Can I Share a Chapter?

Below is a chapter from a story I’ve been writing. It’s in the Southern Gothic genre. Most people are familiar with the genre as “the grotesque.” The characters are typically flawed. The descriptions of the environment lends the reader to see it all gray, rundown, decrepit, etc. Throw in a deranged killer and you got yourself a story. Here’s a better description if you want more.

At any rate, I needed a scene to show naivety, ignorance and innocence. The locals are unable to grasp what is happening. They are ill-equipped to face the swelling tide of modernity and evil. It’s simply not in their nature. And so the dialogue, characters and behaviors below is their greatest attempt. It’s comical but only because it’s so ridiculous, depressing, and hopeless.

I’d like to share more, and perhaps I will. I’m curious to the reactions/feedback this might receive.

The Minds

There sat in the breakfast diner a collection of local souls. The counter lined a steady row of men drinking coffee, shoveling down pancakes and sausage. T-shirts pulled tighter than a drum over the girth of mid sections. Cigarette smoke poured as freely from black lungs as the black coffee poured by the black waitress. The sweetness of the syrup was just another thick smell in the admixture of all other ones coming and going. Years of accumulated grease, like coal soot, gave every surface a waxy sheen.

One small television mounted to the wall above kept their attention.

At a booth the four men could hear the news. Turns out Fordoche was famous, as famous as any other place in the world. Yeah, someone had seen two Channel Five vans from New Orleans this morning. Must be a big deal. Lord knows New Orleans got its own problems. Sure wish there’d be something better for them to write about. Suppose people don’t care too much about ordinary stuff. But a murdered woman and her baby, now that really gets people’s attention. Ought not be like that though. Well ought not be a lot of things. When it comes to life the only thing people take notice of are the exceptions. All else just gets a ‘good morning, how are ya,’ which don’t mean nothing anymore. Just politeness amongst strangers is all. No I wouldn’t in all my years expect to hear of something like this happening here. Don’t make no sense. Reckon we’ve all done some mean things during our time but this here, well something else is gonna have to be thought up. Ain’t got no words for it.

“Alright now, the four of you together. We can’t have no trouble here. Done got enough of it,” the black waitress motioned with her chin toward the television.

“Tish, we done too old and slow to cause any trouble. Sides, we are scared of you.”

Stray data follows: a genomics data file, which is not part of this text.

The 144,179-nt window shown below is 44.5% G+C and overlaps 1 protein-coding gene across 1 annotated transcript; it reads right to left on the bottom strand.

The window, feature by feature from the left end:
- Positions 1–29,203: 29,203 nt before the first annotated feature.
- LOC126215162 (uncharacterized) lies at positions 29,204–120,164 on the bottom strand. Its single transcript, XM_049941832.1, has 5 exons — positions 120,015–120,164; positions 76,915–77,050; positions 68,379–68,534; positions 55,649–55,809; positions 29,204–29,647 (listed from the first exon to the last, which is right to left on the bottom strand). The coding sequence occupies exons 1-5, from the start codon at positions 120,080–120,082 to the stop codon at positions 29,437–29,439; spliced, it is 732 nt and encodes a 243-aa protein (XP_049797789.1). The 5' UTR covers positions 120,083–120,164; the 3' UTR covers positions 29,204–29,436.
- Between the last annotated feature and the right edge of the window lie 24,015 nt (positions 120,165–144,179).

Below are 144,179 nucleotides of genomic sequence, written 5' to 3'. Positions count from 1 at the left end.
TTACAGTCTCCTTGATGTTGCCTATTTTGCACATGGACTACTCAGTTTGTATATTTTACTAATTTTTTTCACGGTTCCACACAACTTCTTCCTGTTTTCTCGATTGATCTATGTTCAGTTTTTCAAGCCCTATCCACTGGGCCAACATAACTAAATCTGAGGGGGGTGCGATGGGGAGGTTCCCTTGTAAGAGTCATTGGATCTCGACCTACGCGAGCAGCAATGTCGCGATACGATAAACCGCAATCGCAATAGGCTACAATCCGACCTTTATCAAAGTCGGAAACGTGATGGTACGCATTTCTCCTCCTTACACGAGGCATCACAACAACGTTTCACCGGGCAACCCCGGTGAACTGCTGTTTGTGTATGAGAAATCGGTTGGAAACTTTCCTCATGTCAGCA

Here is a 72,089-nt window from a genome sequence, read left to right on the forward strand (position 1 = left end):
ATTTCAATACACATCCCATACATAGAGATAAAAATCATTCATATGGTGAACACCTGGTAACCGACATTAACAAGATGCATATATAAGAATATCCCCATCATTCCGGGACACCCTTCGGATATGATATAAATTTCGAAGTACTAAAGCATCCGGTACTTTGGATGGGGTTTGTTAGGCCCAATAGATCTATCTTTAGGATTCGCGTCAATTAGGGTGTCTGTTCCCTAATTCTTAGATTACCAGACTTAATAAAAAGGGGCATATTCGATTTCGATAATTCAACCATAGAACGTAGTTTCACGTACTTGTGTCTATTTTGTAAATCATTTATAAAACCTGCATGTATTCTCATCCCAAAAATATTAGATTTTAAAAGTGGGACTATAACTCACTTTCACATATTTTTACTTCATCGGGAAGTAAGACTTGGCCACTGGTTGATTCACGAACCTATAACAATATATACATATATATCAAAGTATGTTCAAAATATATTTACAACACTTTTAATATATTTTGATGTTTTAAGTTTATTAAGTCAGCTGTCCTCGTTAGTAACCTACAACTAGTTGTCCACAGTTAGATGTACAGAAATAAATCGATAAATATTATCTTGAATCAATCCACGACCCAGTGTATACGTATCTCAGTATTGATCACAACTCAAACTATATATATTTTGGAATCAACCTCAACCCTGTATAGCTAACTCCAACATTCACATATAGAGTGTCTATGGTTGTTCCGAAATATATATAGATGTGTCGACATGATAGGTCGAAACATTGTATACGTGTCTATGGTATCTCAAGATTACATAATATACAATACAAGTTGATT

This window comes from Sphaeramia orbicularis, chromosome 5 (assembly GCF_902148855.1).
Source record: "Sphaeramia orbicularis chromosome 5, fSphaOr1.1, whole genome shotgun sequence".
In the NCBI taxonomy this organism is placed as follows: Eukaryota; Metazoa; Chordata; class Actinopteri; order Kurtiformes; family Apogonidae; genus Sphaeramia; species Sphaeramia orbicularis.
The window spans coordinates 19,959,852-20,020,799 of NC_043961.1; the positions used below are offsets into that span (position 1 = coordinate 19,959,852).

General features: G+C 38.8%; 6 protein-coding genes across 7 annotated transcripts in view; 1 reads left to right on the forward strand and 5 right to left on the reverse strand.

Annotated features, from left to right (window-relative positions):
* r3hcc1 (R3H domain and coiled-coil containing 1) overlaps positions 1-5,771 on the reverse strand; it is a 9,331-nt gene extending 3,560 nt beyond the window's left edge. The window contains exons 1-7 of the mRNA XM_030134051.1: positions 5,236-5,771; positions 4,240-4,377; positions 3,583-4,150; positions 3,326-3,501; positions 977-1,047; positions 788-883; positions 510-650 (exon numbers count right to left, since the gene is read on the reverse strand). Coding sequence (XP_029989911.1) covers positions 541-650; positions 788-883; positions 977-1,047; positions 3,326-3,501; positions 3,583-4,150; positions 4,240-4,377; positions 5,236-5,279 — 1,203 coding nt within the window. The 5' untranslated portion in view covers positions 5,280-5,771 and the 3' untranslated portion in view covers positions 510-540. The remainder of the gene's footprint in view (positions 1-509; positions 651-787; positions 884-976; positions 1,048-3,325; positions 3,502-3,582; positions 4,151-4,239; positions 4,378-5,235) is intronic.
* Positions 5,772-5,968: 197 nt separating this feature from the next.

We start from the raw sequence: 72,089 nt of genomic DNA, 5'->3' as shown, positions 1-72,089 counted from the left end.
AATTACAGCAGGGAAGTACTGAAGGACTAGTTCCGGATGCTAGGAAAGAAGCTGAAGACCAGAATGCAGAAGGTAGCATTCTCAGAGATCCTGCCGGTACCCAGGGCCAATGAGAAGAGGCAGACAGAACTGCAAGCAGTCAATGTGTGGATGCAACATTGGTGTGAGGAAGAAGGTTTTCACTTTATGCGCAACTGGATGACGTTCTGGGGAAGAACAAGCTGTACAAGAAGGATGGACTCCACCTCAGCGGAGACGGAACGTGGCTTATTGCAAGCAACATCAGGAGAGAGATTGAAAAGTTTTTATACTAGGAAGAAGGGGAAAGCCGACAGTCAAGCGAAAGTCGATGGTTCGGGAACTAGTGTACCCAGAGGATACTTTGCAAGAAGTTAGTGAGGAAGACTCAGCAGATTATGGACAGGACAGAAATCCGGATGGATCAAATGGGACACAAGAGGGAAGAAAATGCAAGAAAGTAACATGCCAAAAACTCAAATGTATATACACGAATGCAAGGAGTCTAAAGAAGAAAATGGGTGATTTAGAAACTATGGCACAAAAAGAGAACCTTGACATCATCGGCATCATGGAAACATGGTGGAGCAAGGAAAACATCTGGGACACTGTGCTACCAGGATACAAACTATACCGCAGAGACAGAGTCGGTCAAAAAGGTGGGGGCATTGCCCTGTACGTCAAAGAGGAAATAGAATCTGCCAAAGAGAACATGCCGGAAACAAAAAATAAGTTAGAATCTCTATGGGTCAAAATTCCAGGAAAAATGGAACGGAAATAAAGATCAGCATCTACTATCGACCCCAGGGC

Tish revealed a perfectly straight row of white teeth. “I just teas’n ya. Y’all need refills?”

The men took their coffee black, save one. He splashed it with milk. “What’s crazier, my nephew says they’s more of these kinds of killings. Down in East Baton Rouge over to Avoyelles. All women. It was down in Baton Rouge they found that young man in his living room. Been shot in the head but he was still alive. Neighbors found him. Fella came in and killed his wife and then killed his daughter. I guess he tried to kill him too afterwards. Way my nephew tells it, it’s the same man doing these killings. Called him one of those serial killers you see on TV. But y’all don’t repeat that. Charlie held me to my word.”

“I heard about that one. Some months back. Fella’s in a bad way. Come home to a nightmare, woke up in a bigger one. They got him at one of those funny farms. I guess he ain’t right no more. Can’t say I blame him. Can’t think of anyone who would be. Getting shot through the head on top of it all.”

“I told my daughter-in-law don’t you let anyone in that house during the day while Randy’s at work. No one. Randy drives for FedEx, y’all know. He’s gone a lot. Gave her one of my pistols. Me and Randy showed her how to shoot it last Sunday. That little lady even knocked over few cans.”

“She did? Little ol Becky did that?”

“She sure did. I says, Becky no matter who it is. I don’t care if it’s a man carrying a stack of bibles and wants to give you one for free. You don’t open that door. You call me and the police. I got grandbabies, y’all know. She understood. Hell, she’s scared too.

“That’s good. You did the right thing. Whoever this fella is, he’s a cowardly sonuvabitch. And a twisted one at that. Cutting up women, having is way with them. I hope they catch him. Did Charlie say they might know where he is or noth’in?”

“Naw, he didn’t say. ‘Course prolly wouldn’t tell me that much anyway. He don’t trust me like he used to. Just says the fella’s been driving up and down Highway 1 and 1o. They gather from the towns he’s killed in.

“Well fellas, I was fixin to go fish’n. Don’t really feel like it anymore. Reckon I’ll just go home instead. Tell Anette I said hi. Wife’s been asking about her. Says to tell you that she is in her prayers.”

“I’ll do that, Buck. It’s spreading faster it seems.”

The men filed out of the booth, walked past the row of backs and shoulders and the lone television mounted above them captivated its audience. An attractive woman was holding a microphone looking back at the local souls. Behind her was a farmhouse. Crime scene tape, vehicles of every sort in the driveway. She was out in front of Ol’ Jessup’s place, one patron noticed. Another recalled driving out past it last week. A sense of pride welled up in the new celebrities.

Fordoche was famous. It was now the exception to all other small towns like it.


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